To keep that cost in check, he imposes a 20-mile radius for service coverage. He might charge a fee—a dollar per mile, perhaps—for services that fall outside of that perimeter.
Indirect costs that any shop would consider come from promotion and advertising, which are not directly tied to a profit center but can increase business down the road. The return on investment isn’t immediate, but it’s worth the expense.
Determine your margin.
This is the most subjective part of finding a retail price and will determine your profit margin. In addition to the cost of goods and other expenses, you need to determine what added value your service provides.
“I can recall, I had my expenses drawn out. And then I would put a percentage on what I wanted my oil change to be,” he says. “But I want to be honest: I started high and I worked down.”
Another big consideration for quick lubes is service time, because that determines volume. The car count is what’s going to drive the margin that you expect. Increase the car count and you might be able to reduce the retail price a bit and achieve the same profit margin.
Check the competition.
While DeMarco’s main strategy was rooted in cost-based pricing, there’s always a bit of competition consideration to know where your operation stands in the marketplace. DeMarco’s business model might be different, but he’s still up against traditional quick lubes in the Albany area.
“I looked at what the prices for these oil changes are locally,” he says. “And it’s all over the board.”
DeMarco landed at a price point that was at the upper limits of average for a semi-synthetic or synthetic oil change. With a low car count, it still left him with a smaller margin, but he felt he wanted his prices to be as attractive to customers as possible, especially early on in the business.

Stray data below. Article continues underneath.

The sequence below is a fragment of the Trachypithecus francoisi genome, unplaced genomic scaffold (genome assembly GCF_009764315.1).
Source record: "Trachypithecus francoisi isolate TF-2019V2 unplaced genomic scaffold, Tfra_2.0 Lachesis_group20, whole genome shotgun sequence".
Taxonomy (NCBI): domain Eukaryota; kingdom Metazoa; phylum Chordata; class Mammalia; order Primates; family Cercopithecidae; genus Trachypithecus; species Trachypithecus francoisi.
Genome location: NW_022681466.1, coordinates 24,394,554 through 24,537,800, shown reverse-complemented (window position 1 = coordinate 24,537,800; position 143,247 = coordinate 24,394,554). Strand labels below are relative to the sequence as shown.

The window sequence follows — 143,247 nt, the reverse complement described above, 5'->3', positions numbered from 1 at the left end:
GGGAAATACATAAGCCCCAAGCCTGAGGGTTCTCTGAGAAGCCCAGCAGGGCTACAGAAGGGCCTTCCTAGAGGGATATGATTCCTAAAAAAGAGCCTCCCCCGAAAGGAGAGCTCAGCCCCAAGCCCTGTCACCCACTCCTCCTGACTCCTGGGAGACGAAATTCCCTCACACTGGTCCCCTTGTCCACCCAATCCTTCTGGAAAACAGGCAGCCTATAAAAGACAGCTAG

Working out of his van, DeMarco set four service packages, with a synthetic blend service at $49.99 on the low end and a full synthetic european formula at $84.99 on the high end of the menu. He says most people order the normal full synthetic service, which is priced between the highest and lowest items.
The prices reflect the need to cover his cost of business, and the margin therein reflects the value DeMarco places on his model of meeting customers where they are.
“It’s not a high profit margin getting an oil change,” he says. “I was going on the aspect of providing convenience. I could base my price off the convenience factor.”
Still early in his tenure, DeMarco expects it will take a long time before he starts seeing real returns from the business. This is typical of brick-and-mortar operations, too.
“It’s been challenging. But at the same time, it’s been fun. It’s my first true business venture to be my own boss,” he says.
But the key is that putting a retail price on your service is so much more than just covering costs. A traditional quick lube will have normal variable costs like parts and labor, as well as fixed costs like rent, taxes and insurance. There are also lots of ancillary costs, which are unique to each operation. They could be sump pumps, local resort taxes, power washing or any other item that needs to be covered.
This cost pricing strategy should also take into account the local market and nearby competitors to strike the right balance between profitability and customer attraction.